Add-ons

Sharing objects with page scripts

The techniques described in this section are only available in Firefox, and only from Firefox 49 onwards.

As an extension developer you should consider that scripts running in arbitrary web pages are hostile code whose aim is to steal the user's personal information, damage their computer, or attack them in some other way.

The isolation between content scripts and scripts loaded by web pages is intended to make it more difficult for hostile web pages to do this.

Since the techniques described in this section break down that isolation, they are inherently dangerous and should be used with great care.

As the content scripts guide notes, content scripts don't see changes made to the DOM by scripts loaded by web pages. This means that, for example, if a web page loads a library like jQuery, content scripts won't be able to use it, and have to load their own copy. Conversely, scripts loaded by web pages can't see changes made by content scripts.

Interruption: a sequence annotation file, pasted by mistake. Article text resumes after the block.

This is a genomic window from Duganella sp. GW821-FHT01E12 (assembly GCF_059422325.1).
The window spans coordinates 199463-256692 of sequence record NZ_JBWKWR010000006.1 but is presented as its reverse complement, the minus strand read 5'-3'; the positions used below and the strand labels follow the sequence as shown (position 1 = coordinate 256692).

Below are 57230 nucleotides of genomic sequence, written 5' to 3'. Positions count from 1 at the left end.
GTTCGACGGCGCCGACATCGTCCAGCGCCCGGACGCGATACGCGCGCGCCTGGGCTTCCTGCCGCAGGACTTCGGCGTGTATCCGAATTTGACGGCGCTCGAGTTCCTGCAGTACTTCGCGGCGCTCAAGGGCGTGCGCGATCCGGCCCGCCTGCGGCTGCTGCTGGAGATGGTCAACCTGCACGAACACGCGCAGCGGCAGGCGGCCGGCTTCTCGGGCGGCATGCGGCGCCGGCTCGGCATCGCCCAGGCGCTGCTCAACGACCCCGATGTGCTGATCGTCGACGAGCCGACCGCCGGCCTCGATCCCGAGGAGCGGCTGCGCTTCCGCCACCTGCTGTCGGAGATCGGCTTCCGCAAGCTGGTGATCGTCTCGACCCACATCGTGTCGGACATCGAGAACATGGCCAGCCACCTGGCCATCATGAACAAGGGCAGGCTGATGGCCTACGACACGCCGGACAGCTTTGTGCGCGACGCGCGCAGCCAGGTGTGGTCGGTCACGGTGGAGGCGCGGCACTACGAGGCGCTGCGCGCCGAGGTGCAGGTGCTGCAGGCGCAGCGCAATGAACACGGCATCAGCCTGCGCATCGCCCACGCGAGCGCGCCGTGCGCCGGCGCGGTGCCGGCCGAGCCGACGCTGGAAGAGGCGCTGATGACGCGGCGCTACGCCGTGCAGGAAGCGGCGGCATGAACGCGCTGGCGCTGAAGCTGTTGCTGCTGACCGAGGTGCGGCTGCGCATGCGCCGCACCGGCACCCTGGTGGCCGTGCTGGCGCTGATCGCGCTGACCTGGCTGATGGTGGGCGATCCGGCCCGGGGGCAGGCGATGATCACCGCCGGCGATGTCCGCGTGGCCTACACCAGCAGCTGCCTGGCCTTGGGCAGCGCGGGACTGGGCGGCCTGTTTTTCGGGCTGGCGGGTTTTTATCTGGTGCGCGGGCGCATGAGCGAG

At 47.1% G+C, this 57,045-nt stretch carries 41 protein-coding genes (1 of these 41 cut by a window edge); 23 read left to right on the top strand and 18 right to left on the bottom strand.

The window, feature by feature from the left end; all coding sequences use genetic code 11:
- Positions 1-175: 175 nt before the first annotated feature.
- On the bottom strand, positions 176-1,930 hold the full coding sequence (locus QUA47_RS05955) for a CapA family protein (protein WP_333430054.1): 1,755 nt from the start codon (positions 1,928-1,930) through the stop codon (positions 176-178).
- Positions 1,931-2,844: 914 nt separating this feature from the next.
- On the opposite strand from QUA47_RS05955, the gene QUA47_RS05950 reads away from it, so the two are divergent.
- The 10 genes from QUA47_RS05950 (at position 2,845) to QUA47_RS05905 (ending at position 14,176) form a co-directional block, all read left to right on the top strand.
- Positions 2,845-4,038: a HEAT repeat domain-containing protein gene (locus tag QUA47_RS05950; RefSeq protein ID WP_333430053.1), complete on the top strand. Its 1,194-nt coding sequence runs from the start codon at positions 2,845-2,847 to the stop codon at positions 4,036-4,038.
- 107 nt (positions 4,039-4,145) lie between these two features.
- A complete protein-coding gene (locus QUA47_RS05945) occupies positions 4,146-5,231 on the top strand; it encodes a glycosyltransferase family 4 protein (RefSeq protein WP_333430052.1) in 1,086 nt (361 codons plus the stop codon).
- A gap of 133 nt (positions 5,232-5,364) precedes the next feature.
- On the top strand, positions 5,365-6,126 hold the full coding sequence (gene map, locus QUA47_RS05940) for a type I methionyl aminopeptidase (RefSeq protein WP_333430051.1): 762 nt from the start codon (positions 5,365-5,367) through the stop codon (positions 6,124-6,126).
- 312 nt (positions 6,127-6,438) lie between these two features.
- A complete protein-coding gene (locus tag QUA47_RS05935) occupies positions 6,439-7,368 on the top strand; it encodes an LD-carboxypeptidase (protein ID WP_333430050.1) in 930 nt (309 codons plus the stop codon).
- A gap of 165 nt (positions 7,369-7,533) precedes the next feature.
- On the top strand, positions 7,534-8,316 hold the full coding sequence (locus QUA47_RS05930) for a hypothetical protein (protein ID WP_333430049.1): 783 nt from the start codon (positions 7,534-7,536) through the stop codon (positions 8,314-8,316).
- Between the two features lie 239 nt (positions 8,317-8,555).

However, Firefox provides some APIs that enable content scripts to:

  • access JavaScript objects created by page scripts
  • expose their own JavaScript objects to page scripts.

Xray vision in Firefox

In Firefox, part of the isolation between content scripts and page scripts is implemented using a feature called "Xray vision". When a script in a more-privileged scope accesses an object that's defined in a less-privileged scope it sees only the "native version" of the object. Any expando properties are invisible, and if any properties of the object have been redefined, it sees the original implementation, not the redefined version.